Empathize The founding principle of human-centred design is that you should try to understand your audience before you design a solution to serve them. This means, immersing yourself in the talent community that represents your future workforce. You need to do deep internal and external research to understand where the intersection between you current culture and future workforce happens. This stage is about asking questions, adopting a ‘learners mindset’ and involving and engaging your audience in your brainstorming process.

Psst…On November 16th, Drift is hosting an event focused on taking this exact process from strategy to action. It’s called “What is Human-Centric Employer Branding?” Register today here!

Define This is where you create the rest of the process. You’ve learned as much as you can about your target audience (your future employees) and what they are looking for in a career. You can now map that to your company vision, EVP, values, purpose, and anything else that defines the culture and employee experience at your company. This helps you define your focus. The best human-centred solutions happen when you ask why. Why should these people want to work with us? What can we offer that is unique and different? The way you define your focus is important and should be phrased in a way that allows for flexibility and creativity.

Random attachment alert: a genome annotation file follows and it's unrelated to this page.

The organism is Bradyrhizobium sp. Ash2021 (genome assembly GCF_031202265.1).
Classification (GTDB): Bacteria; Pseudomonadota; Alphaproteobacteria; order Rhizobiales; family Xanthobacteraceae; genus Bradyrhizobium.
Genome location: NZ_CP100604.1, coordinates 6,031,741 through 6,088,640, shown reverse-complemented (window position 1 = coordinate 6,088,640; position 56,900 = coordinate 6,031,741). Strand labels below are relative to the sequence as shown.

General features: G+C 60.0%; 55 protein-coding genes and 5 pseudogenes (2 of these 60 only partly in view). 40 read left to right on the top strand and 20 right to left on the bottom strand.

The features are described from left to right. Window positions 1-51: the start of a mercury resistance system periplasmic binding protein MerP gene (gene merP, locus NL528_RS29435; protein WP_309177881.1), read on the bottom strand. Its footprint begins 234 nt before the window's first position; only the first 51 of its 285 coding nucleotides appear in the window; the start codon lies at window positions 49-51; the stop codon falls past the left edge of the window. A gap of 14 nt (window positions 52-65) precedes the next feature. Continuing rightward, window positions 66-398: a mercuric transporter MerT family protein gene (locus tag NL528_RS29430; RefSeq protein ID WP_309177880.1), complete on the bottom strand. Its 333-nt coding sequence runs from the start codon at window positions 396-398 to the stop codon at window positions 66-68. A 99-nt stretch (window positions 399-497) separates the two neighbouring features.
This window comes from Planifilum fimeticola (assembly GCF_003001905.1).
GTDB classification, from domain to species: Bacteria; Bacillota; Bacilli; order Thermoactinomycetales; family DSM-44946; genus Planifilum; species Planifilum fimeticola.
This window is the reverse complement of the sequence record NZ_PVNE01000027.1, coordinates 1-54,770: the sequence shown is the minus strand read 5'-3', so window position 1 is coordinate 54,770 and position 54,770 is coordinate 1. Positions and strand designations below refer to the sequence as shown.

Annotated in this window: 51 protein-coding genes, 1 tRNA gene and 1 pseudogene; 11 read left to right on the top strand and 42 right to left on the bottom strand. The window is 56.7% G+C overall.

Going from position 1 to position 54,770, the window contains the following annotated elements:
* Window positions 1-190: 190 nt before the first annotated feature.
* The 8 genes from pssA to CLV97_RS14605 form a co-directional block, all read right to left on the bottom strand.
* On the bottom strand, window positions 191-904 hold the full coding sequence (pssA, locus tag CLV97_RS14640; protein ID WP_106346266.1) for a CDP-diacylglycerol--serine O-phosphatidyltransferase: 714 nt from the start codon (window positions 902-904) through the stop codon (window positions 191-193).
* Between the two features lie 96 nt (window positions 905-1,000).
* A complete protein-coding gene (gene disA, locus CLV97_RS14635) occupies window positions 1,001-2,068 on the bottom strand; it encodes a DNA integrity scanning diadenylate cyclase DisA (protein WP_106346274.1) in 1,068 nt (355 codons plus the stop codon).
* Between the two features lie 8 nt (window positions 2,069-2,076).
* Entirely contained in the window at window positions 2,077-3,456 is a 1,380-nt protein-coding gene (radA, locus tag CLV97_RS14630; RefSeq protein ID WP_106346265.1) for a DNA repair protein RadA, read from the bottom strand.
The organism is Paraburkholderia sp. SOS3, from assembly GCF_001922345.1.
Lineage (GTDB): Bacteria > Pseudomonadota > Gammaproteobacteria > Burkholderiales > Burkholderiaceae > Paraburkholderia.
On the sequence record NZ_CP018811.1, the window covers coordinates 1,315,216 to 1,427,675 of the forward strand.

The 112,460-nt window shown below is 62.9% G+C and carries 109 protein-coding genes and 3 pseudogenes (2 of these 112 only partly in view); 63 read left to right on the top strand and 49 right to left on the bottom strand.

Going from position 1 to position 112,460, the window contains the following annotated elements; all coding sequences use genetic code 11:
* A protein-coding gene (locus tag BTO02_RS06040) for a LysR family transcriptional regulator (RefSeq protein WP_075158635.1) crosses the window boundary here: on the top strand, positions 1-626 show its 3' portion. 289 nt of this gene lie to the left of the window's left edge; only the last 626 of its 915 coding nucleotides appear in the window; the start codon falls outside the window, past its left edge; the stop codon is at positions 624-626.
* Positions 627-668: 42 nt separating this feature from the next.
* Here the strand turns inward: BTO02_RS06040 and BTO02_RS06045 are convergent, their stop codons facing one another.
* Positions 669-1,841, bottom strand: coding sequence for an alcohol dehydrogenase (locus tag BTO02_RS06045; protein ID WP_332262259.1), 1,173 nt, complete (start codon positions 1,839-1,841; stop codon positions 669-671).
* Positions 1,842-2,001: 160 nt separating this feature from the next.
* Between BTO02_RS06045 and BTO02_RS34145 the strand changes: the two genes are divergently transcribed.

Ideate It’s time to brainstorm and vision-board. This is the fun part. We need to define a creative identity for your employer brand and an actionable plan to release it to the market. A critical part of the ideation process is who you involve. At Drift, we use a model that takes an iterative approach to ideation, bringing in business, marketing, ED&I and leader stakeholders at various stages to ensure the end solutions is informed by diverse perspectives. However you do your ideation, remember: all ideas are good ideas. Start with coming up with as many as possible and whittle them down as you go.